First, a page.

Pro Bowl Tight End Throws the First Pitch
There are two annual long-time traditions in this community: the Fourth of July race/parade/concert/fireworks and the Pacific Palisades Baseball Association (PPBA) opening-day pancake breakfast.
Under sunny skies and amidst Santa Ana winds on Saturday, Los Angeles Chargers tight end Antonio Gates threw out the first pitch to start the PPBA season.
“I enjoy watching you kids play,” said the 16-year NFL veteran. “There are two things you can do in a sport: 1) make an effort and 2) be mentally tough. Neither of those two things need talent.”
He went onto explain that with effort he meant “playing as hard as you can.” And he described mental toughness as being able to face whatever challenges the weather presents (in an outdoor sport like football and baseball), as well as knowing “if you make a bad play, move on to the next play.”
Gates, who has played for the Chargers since graduating from Kent State University in 2003, threw the first pitch to Jim Ford, who has been a PPBA board member for more than 11 years. “No one did more than Jim,” Commissioner Bob Benton said.
After the ceremonial pitch, Gates, who is friends with Palisadian producer Basil Iwanyk, admitted he thought he’d have to throw the ball from a major league mound.
In the Palisades, the first pitch is generally thrown between the two fields closest to the Rec Center, which enables the kids and parents sitting on the hill to be able to see everything.
“This is great,” Gates said, laughing in relief at having to throw with control from such a short distance.
All smiles, he signed baseballs, footballs and baseball caps and took photos with people for nearly 25 minutes.
Growing up in Detroit, Gates, who has played in the Pro Bowl eight times and is a five-time All-Pro, played basketball, baseball, football and ran the sprints in track.
“When we were growing up, you did everything,” Gates said. “I played every sport.”
A tall lefty (he’s now 6-4), he played first base in baseball.
“Staying inside was a punishment for me,” said Gates, who is sixth in career touchdown receptions with 116. “Kids were always outside.”
He noted that times are changing, and everyone has to try to adapt. The 38-year-old said his generation tried different sports, experiencing personal interactions, rather than just looking at screens, which is a different kind of experience.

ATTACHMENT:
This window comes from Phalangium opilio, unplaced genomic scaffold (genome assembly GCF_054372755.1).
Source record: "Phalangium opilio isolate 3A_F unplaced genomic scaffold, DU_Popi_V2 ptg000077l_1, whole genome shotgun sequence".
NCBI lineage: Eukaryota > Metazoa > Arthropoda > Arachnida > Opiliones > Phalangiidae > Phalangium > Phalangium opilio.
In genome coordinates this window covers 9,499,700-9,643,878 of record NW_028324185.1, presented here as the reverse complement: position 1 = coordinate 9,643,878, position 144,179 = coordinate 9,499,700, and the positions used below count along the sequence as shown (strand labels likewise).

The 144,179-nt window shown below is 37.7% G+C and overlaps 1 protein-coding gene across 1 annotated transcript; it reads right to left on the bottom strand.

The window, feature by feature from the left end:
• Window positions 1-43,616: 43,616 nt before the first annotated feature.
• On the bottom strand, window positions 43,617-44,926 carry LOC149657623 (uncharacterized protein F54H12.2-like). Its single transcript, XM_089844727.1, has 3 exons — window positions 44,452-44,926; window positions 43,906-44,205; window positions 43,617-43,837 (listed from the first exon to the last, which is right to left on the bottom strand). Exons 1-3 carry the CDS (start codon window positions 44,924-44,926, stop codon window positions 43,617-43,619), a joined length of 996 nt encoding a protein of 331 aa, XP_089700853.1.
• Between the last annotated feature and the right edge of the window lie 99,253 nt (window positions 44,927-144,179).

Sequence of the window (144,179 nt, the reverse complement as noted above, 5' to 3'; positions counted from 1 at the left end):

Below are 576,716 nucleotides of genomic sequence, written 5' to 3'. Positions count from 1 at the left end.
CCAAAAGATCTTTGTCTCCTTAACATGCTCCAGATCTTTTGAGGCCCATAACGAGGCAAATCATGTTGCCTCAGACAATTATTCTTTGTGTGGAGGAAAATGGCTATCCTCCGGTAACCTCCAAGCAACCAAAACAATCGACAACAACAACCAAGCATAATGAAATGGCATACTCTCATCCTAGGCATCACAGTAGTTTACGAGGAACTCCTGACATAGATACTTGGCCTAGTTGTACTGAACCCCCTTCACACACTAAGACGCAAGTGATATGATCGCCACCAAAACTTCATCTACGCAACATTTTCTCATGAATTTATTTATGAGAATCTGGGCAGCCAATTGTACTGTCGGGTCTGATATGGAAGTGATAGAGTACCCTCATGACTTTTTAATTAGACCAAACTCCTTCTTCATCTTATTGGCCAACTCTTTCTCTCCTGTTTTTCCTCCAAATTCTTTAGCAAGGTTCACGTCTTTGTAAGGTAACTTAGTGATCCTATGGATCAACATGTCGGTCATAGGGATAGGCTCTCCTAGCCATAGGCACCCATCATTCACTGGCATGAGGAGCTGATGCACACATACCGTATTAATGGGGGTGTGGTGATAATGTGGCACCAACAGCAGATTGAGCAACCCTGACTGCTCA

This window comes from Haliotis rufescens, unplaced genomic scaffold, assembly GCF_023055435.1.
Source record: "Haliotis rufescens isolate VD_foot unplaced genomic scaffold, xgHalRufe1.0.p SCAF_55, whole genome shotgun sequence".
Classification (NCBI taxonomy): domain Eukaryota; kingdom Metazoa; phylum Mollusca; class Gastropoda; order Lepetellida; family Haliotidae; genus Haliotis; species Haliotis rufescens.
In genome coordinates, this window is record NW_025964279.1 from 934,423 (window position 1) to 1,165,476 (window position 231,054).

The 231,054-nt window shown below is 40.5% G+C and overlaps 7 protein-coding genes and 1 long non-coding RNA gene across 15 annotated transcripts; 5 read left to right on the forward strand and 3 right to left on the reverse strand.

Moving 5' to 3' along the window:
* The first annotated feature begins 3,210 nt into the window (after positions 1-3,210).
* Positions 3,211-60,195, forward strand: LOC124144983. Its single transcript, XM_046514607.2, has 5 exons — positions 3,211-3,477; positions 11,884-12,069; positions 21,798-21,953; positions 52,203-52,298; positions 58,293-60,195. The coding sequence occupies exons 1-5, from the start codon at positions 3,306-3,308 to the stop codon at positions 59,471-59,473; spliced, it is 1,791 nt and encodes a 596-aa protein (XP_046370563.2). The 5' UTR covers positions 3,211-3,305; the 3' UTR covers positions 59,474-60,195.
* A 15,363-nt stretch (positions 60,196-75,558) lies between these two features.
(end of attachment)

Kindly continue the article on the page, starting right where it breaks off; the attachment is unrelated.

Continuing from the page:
He was asked about single-sport athletes, which is a recent trend with parents placing their kids on club and travel teams earlier and earlier. “The kids absolutely suffer more injuries,” said Gates, who noted that branding is another big difference with youth sports today. “The equipment is more about look and style, rather than comfort and support.”
In 2017, the Chargers told Gates they would not bring him back for the 2018 season. But after his replacement was injured, Gates was re-signed last September and he played in 16 games, catching 28 passes for 333 yards as the Chargers reached the playoffs. (According to a story by Adam Wells in the Bleacher Report, Chargers general manager Tom Telesco said Gates’ role for the 2019 season is still being examined.)
A tremendous athlete, the 255-pound Gates played basketball in college. When he initially enrolled at Michigan State, he planned to play both football and basketball. But when he found out the coach only wanted him to play football, he transferred to Eastern Michigan and then a junior college (College of the Sequoias) before going to Kent State for basketball.
A power forward, he helped his team win its second consecutive MAC tournament and a berth in the 2002 NCAA Men’s Division Basketball Tournament. During his senior year at Kent, he received Honorable Mention All-American honors from the Associated Press.
After being told he was too much of a “tweener” to make the NBA, Gates worked out in front of NFL scouts and was signed as an undrafted free agent with the Chargers. He turned out to be one of the greatest undrafted players in NFL history.
UCLA Mattel Children’s Hospital was the lead sponsor for PPBA’s opening day ceremonies, with a donation of $2,500. Pearl Dragon underwrote the tickets—and if you were the lucky purchaser of the $5 ticket that included pancakes, sausage and coffee, the ticket stub also included either a free spicy edamame, a kids bento box or a Sapporo draft.
Breakfast co-chairs this year were Robyn Norris Casady and Melissa Berman.
Team sponsors include: Amalfi Estates, Barney’s Beanery, Dr. Gary Polan, Dr. Marta Ward, Dr. Steven Lee, Dr. Ileana Zapatero, Gerry Blanck’s Martial Arts Center, KaynDaves, Marc Michel Eyewear, Movies in the Park, O’Keefe Properties, Pacific Palisades Medical Group, Palisades Garden Café, Pearl Dragon, Skinner Vineyards, StorQuest Self Storage, Sue Kohl/Berkshire Hathaway Home Services, The Agency/Santiago Arana, The Feil Group, The Golden Bull, The Oppenheim Group, The Optimist Club, Palisadian-Post, US Bank, Village 76 and The Yogurt Shoppe.
Playoffs will start on Saturday, May 18. No games Easter weekend or Memorial Day weekend. Closing ceremonies will be held June 8.
Last year’s World Series winners were the Pinto Cubs, coached by Tripp Nassour; the Mustang Cubs, coached by Blake Schinto; and the Bronco Yankees, coached by Brian Grimes. The winning players and the coaches rode on a float in the Fourth of July parade.